Yes, we realize that the month of June is almost halfway over, and we’re talking about automation stories from May 2018. We’ll admit, we’ve been swamped, not only with other event coverage, but also preparing for our own Robotics & AI Summit @ LiveWorx next week in Boston.
If you’ve been just as busy, you may have missed some of the most popular articles on Robotics Business Review over the past month. Lucky for you, that’s what we’re here for. For those readers too busy to click through every article and link on the RBR website, here are our Top 5 stories from May 2018.
5) How AI and IoT Smart Sensors Are Preserving a Lake Ecosystem
Summer arrived late in the Northern Hemisphere, but post-Memorial Day activities have many flocking to lakes for swimming, fishing, boating, and other vacation activities. Lake George, N.Y., is one such destination, and for the past 30+ years, people have been working on preserving the freshwater ecosystem through The Fund for Lake George.
That group, along with IBM and Rensselaer Polytechnic Institute (RPI), has formed The Jefferson Project, using sensors and computer modeling to help track and monitor things like invasive species, precipitation and water quality to make sure that the lake and the surrounding area remains as pristine as it was in the 1700s.
4) 3D Printing Startup Arevo Names New CEO, $12.5M Funding Round
Additive manufacturing, a.k.a. 3D printing, has long been used for prototyping, but most of the headlines have been around consumer and hobbyists over the past few years.
The trends indicate, however, that manufacturers will reap even more benefits as new processes emerge that can create stronger materials.
One company doing this is Arevo, which combines a spinning turntable and robotic arm with software to create stronger composite materials.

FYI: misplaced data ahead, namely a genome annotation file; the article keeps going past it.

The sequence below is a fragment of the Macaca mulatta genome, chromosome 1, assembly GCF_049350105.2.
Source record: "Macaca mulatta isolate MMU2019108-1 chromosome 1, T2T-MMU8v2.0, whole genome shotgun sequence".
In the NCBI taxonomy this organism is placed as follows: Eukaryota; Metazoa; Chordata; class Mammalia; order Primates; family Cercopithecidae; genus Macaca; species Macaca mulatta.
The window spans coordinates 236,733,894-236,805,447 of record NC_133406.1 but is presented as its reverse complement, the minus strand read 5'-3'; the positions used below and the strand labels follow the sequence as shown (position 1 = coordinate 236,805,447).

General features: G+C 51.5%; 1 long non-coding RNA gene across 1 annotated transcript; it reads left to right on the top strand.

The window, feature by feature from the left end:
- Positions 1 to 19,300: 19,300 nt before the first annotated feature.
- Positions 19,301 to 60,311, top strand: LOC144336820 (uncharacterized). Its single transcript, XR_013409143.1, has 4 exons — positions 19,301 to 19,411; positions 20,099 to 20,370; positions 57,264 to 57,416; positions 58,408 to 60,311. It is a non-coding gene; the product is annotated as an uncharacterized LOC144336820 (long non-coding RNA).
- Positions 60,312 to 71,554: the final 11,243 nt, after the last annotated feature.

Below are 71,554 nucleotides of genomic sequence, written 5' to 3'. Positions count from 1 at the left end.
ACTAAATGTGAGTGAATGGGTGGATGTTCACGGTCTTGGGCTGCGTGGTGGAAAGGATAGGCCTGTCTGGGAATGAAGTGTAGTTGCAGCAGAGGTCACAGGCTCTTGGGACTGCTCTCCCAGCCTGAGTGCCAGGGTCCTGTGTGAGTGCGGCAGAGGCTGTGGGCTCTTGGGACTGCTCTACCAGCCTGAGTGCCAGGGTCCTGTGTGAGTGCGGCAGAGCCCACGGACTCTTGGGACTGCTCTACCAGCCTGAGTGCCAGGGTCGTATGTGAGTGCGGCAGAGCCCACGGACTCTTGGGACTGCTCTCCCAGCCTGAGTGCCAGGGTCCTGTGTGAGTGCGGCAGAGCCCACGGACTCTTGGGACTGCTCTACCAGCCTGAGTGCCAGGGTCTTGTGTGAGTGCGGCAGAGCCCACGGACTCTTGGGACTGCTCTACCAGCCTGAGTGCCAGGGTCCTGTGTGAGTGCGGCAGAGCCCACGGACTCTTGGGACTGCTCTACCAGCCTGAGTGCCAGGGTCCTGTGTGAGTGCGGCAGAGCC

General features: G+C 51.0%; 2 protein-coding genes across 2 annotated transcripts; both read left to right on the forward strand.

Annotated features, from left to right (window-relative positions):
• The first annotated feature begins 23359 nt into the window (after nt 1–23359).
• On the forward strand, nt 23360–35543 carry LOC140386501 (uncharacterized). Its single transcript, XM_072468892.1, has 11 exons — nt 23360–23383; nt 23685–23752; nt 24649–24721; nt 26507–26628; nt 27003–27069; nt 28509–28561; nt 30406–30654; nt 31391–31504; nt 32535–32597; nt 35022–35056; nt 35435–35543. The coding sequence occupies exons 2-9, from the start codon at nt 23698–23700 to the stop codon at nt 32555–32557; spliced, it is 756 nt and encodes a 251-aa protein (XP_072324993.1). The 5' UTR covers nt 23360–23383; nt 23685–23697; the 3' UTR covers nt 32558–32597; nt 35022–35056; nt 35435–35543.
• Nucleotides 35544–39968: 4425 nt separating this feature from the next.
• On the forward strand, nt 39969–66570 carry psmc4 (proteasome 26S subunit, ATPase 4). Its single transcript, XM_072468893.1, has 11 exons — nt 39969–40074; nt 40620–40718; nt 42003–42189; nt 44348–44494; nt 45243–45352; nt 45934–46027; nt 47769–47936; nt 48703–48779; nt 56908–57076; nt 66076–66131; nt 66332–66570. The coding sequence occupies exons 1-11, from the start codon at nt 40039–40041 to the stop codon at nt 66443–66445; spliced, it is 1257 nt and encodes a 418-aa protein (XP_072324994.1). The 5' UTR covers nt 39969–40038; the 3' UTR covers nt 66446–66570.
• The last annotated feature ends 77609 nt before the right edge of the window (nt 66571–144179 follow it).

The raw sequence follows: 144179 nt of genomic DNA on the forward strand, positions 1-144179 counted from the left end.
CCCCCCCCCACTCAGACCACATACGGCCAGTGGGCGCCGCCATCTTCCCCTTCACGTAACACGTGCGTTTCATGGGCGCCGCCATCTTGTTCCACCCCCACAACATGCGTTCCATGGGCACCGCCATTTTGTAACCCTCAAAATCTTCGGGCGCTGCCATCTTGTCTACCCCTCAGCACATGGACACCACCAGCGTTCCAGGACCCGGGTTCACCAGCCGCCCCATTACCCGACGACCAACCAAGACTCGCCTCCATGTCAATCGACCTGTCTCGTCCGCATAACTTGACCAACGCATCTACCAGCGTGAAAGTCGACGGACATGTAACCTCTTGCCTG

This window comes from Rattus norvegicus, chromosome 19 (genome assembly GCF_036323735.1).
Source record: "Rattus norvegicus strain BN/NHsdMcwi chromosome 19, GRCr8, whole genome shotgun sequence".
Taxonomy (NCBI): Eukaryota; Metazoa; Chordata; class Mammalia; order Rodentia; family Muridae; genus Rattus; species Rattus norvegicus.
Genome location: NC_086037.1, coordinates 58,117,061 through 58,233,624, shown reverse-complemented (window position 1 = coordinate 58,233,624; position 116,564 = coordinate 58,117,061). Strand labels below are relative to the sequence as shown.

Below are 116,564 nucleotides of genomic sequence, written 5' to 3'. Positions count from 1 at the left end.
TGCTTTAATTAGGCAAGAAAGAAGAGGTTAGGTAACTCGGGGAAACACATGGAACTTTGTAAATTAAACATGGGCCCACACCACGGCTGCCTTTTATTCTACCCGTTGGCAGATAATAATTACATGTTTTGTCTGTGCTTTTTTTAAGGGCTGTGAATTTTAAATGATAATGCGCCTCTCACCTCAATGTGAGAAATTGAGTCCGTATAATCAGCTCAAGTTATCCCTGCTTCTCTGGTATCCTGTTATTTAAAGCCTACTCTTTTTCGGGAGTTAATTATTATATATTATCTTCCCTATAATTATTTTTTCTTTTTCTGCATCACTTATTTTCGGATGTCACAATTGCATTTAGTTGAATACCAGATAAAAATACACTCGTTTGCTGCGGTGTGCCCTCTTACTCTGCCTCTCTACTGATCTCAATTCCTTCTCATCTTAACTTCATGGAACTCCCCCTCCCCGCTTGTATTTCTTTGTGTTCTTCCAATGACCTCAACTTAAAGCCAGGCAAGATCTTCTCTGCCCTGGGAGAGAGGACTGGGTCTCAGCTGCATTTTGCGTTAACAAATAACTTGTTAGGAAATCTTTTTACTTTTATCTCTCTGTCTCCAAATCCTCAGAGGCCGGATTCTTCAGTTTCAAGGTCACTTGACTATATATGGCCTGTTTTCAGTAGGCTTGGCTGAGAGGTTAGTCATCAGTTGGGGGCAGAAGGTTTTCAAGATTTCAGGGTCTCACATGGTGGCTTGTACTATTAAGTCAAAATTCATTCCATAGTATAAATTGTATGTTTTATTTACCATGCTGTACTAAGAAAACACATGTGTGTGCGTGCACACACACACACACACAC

As part of its funding announcement in May 2018, the company showed of a 3D-printed bike made of these innovative materials.
3) Wearable Robotics Move From Exoskeleton to Lightweight Suit
Exoskeletons aren’t just for fictional characters in science fiction movies – they’re now improving lives by providing strength and balance to people who couldn’t stand or walk without this assistance.
In this article, author Peter Van der Schaft profiles work being done in the Netherlands to create more lightweight exoskeletons rather than the more rigid parts, motors, and batteries often seen in this space. For patients experiencing nerve and muscle damage, these lighter suits can provide more benefits.
2) Rakuten Super Logistics Picks InVia Robotics for Goods-to-Person, RaaS Systems
As warehouses and other e-commerce fulfillment companies move out of robotics trials and tests, you’re going to see more announcements of companies fully deploying mobile robot systems.
In this case, Rakuten Super Logistics said in May 2018 that it was working with InVia Robotics to automate RSL’s warehouses in the U.S.
The robotics-as-a-service (RaaS) model that InVia uses was one of the key factors in the decision to go with InVia, Rakuten said. The model can help reduce the risk for companies deploying robots, as well as lower costs than a full-scale robotics capital purchase.
1) E-Commerce Drives FedEx to Find Robots for Multiple Challenges
FedEx is one of the world’s largest delivery companies, so it’s no surprise that an article describing how they’re utilizing automation would be the top story for the month on Robotics Business Review.
In a May 2018 interview with RBR Senior Editor Eugene Demaitre, FedEx’s Ted Dengel discussed efforts at his companies on deploying different robotics systems, including those from Vecna Technologies. He also discusses drone deliveries, last-mile delivery, and addressing the labor shortage in the supply chain market.
Dengel is one of the guest speakers at next week’s Robotics & AI Summit, so you can hear Dengel speak about these issues and more in Boston next week.
That’s it for May 2018 — see you in July (hopefully earlier than the middle of the month).